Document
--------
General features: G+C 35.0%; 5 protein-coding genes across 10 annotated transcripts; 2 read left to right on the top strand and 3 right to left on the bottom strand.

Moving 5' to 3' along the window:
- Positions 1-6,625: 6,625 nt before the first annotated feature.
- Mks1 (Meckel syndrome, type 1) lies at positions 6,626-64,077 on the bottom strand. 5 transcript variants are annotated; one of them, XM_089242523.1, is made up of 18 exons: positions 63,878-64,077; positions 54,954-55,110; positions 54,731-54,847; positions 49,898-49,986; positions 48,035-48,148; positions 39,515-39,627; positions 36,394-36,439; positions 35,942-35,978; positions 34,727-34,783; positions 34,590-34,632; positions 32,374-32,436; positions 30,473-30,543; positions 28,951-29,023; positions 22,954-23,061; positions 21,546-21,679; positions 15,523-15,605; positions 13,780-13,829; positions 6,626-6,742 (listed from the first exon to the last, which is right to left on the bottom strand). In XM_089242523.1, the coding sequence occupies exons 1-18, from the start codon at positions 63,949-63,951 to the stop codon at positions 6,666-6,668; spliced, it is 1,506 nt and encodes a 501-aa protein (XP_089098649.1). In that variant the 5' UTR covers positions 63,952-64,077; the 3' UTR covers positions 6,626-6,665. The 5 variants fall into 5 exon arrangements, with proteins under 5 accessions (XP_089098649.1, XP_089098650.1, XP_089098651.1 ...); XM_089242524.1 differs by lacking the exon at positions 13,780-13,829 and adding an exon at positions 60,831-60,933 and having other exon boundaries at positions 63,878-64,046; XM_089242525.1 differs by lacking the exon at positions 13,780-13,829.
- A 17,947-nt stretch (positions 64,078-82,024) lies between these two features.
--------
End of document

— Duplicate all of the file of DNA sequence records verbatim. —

General features: G+C 35.0%; 5 protein-coding genes across 10 annotated transcripts; 2 read left to right on the top strand and 3 right to left on the bottom strand.

Moving 5' to 3' along the window:
- Positions 1-6,625: 6,625 nt before the first annotated feature.
- Mks1 (Meckel syndrome, type 1) lies at positions 6,626-64,077 on the bottom strand. 5 transcript variants are annotated; one of them, XM_089242523.1, is made up of 18 exons: positions 63,878-64,077; positions 54,954-55,110; positions 54,731-54,847; positions 49,898-49,986; positions 48,035-48,148; positions 39,515-39,627; positions 36,394-36,439; positions 35,942-35,978; positions 34,727-34,783; positions 34,590-34,632; positions 32,374-32,436; positions 30,473-30,543; positions 28,951-29,023; positions 22,954-23,061; positions 21,546-21,679; positions 15,523-15,605; positions 13,780-13,829; positions 6,626-6,742 (listed from the first exon to the last, which is right to left on the bottom strand). In XM_089242523.1, the coding sequence occupies exons 1-18, from the start codon at positions 63,949-63,951 to the stop codon at positions 6,666-6,668; spliced, it is 1,506 nt and encodes a 501-aa protein (XP_089098649.1). In that variant the 5' UTR covers positions 63,952-64,077; the 3' UTR covers positions 6,626-6,665. The 5 variants fall into 5 exon arrangements, with proteins under 5 accessions (XP_089098649.1, XP_089098650.1, XP_089098651.1 ...); XM_089242524.1 differs by lacking the exon at positions 13,780-13,829 and adding an exon at positions 60,831-60,933 and having other exon boundaries at positions 63,878-64,046; XM_089242525.1 differs by lacking the exon at positions 13,780-13,829.
- A 17,947-nt stretch (positions 64,078-82,024) lies between these two features.